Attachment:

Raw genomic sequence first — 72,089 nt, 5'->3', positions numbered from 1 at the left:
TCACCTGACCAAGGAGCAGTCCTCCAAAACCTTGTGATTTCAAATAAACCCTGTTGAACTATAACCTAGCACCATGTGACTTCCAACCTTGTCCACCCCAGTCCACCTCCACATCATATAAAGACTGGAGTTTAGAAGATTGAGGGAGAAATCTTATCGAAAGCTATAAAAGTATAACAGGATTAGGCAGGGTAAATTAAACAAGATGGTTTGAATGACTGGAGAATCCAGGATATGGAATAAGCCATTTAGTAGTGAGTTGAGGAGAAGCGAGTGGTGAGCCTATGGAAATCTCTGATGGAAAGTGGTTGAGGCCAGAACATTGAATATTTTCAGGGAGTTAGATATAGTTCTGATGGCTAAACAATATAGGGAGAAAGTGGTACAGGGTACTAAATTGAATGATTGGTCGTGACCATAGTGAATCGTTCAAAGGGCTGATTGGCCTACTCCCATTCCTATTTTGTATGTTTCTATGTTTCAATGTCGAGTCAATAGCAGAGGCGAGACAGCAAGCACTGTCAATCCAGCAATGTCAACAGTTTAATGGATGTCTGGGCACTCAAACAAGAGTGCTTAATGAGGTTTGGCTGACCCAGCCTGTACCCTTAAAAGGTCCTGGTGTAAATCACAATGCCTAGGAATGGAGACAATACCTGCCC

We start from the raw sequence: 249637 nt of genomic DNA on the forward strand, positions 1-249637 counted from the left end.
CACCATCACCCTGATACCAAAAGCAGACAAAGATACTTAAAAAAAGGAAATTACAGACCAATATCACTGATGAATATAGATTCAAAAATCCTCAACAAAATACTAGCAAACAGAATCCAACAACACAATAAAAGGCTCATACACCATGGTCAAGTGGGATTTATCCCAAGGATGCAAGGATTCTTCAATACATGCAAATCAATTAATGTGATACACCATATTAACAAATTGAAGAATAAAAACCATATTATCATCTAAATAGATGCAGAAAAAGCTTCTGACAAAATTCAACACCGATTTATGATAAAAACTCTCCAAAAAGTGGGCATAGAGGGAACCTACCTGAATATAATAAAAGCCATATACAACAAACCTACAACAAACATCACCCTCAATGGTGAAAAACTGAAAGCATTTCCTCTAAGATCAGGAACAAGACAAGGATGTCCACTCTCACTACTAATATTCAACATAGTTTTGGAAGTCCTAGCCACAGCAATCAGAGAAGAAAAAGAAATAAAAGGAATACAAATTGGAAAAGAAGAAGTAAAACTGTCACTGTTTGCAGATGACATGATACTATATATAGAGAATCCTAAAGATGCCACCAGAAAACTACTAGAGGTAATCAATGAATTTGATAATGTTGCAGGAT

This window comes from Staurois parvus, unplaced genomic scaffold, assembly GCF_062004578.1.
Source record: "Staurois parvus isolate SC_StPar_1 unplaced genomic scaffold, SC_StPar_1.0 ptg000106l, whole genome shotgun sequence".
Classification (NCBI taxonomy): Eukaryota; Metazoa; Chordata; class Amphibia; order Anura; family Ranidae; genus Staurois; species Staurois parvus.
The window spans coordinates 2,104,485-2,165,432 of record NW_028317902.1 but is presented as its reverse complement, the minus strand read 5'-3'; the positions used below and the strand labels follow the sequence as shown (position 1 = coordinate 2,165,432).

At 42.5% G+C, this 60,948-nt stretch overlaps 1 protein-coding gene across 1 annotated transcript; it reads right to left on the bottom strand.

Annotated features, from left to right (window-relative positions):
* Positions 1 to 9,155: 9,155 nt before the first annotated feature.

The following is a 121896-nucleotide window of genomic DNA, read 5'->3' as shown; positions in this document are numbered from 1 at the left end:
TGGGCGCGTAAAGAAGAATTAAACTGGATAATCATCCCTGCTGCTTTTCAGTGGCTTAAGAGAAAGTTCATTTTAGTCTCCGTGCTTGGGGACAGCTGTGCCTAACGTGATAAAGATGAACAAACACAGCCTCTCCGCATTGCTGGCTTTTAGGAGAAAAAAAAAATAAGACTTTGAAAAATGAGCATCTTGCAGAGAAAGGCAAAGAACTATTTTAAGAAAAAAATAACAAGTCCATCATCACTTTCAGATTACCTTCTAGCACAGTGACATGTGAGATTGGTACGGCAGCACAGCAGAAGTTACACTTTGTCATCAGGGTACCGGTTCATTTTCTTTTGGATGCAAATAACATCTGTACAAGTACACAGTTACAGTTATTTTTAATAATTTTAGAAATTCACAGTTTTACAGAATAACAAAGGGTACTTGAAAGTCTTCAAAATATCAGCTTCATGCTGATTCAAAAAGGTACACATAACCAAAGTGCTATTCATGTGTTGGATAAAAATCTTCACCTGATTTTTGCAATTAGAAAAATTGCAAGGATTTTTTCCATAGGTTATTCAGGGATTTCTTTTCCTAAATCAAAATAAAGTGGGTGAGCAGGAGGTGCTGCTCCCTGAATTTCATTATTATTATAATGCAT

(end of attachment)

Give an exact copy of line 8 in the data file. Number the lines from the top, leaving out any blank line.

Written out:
The window spans coordinates 2,104,485-2,165,432 of record NW_028317902.1 but is presented as its reverse complement, the minus strand read 5'-3'; the positions used below and the strand labels follow the sequence as shown (position 1 = coordinate 2,165,432).